Procedural Types in Statements and Expressions

When a procedural variable is on the left side of an assignment statement, the compiler expects a procedural value on the right. The assignment makes the variable on the left a pointer to the function or procedure indicated on the right. In other contexts, however, using a procedural variable results in a call to the referenced procedure or function. You can even use a procedural variable to pass parameters:

F: function(X: Integer): Integer; I: Integer;

function SomeFunction(X: Integer): Integer;

F := SomeFunction; // assign SomeFunction to F I := F(4); // call function; assign result to I

In assignment statements, the type of the variable on the left determines the interpretation of procedure or method pointers on the right. For example, var

function SomeFunction: Integer;

F := SomeFunction; // assign SomeFunction to F

The first statement assigns a procedural value to f. The second statement copies that value to another variable. The third statement makes a call to the referenced function and assigns the result to I. Because I is an integer variable, not a procedural one, the last assignment actually calls the function (which returns an integer).

In some situations it is less clear how a procedural variable should be interpreted. Consider the statement if F = MyFunction then ...;

In this case, the occurrence of f results in a function call; the compiler calls the function pointed to by f, then calls the function MyFunction, then compares the results. The rule is that whenever a procedural variable occurs within an expression, it represents a call to the referenced procedure or function. In a case where f references a procedure (which doesn't return a value), or where f references a function that requires parameters, the previous statement causes a compilation error. To compare the procedural value of f with MyFunction, use if @F = @MyFunction then ...;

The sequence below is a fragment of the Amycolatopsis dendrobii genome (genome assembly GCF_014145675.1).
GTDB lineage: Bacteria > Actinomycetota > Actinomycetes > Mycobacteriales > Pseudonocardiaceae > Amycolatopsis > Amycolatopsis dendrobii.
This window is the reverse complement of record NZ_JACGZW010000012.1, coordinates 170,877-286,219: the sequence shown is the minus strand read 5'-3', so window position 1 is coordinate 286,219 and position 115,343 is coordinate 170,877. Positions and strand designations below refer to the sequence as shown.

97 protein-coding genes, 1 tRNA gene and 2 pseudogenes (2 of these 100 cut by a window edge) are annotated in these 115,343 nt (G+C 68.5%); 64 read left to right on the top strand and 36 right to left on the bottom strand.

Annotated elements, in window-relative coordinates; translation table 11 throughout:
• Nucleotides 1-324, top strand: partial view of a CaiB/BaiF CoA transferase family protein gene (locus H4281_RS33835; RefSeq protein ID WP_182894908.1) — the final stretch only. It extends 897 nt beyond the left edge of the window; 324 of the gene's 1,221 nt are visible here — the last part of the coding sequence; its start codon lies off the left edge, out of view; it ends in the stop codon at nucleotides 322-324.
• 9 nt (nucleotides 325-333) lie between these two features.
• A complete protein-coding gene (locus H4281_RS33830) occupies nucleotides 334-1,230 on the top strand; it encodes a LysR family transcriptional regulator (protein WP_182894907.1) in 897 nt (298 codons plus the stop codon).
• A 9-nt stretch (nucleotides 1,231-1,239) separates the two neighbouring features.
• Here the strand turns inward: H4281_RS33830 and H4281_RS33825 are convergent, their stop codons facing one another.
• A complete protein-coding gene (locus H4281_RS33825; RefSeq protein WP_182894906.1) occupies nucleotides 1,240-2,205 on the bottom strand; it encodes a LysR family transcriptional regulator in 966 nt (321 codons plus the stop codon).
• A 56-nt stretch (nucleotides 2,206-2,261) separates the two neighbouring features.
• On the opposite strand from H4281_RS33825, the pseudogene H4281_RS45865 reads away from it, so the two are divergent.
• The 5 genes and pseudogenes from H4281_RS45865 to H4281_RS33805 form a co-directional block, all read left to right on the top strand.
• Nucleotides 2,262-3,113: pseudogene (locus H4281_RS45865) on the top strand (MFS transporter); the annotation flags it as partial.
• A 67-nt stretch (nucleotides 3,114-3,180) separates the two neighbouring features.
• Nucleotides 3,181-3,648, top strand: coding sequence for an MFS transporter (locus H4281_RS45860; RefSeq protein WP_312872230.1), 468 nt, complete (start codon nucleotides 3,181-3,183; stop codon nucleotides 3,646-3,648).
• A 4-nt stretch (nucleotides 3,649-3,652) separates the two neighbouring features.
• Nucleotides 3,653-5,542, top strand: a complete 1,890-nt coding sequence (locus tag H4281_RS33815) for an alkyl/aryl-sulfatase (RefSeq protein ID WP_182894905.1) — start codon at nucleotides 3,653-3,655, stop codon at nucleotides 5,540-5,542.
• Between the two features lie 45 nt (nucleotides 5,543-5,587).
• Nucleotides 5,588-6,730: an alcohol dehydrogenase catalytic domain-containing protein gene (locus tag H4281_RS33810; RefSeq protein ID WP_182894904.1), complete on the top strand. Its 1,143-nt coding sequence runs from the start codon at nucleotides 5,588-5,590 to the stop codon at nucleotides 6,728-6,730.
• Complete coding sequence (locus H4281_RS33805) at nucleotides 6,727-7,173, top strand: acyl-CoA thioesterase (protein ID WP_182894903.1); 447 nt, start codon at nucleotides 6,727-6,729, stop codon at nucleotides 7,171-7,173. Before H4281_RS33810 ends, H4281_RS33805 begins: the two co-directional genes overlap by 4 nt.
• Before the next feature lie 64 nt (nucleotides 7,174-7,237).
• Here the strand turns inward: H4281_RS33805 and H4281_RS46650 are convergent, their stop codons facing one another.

@f converts f into an untyped pointer variable that contains an address, and @MyFunction returns the address of MyFunction.

To get the memory address of a procedural variable (rather than the address stored in it), use @@. For example, @@f returns the address of f.

The @ operator can also be used to assign an untyped pointer value to a procedural variable. For example, var StrComp: function(Str1, Str2: PChar): Integer;

@StrComp := GetProcAddress(KernelHandle, 'lstrcmpi'); calls the GetProcAddress function and points StrComp to the result.

Any procedural variable can hold the value nil, which means that it points to nothing. But attempting to call a nil-valued procedural variable is an error. To test whether a procedural variable is assigned, use the standard function Assigned:

if Assigned(OnClick) then OnClick(X);

Was this article helpful?

0 0
Project Management Made Easy

Project Management Made Easy

What you need to know about… Project Management Made Easy! Project management consists of more than just a large building project and can encompass small projects as well. No matter what the size of your project, you need to have some sort of project management. How you manage your project has everything to do with its outcome.

Get My Free Ebook

Post a comment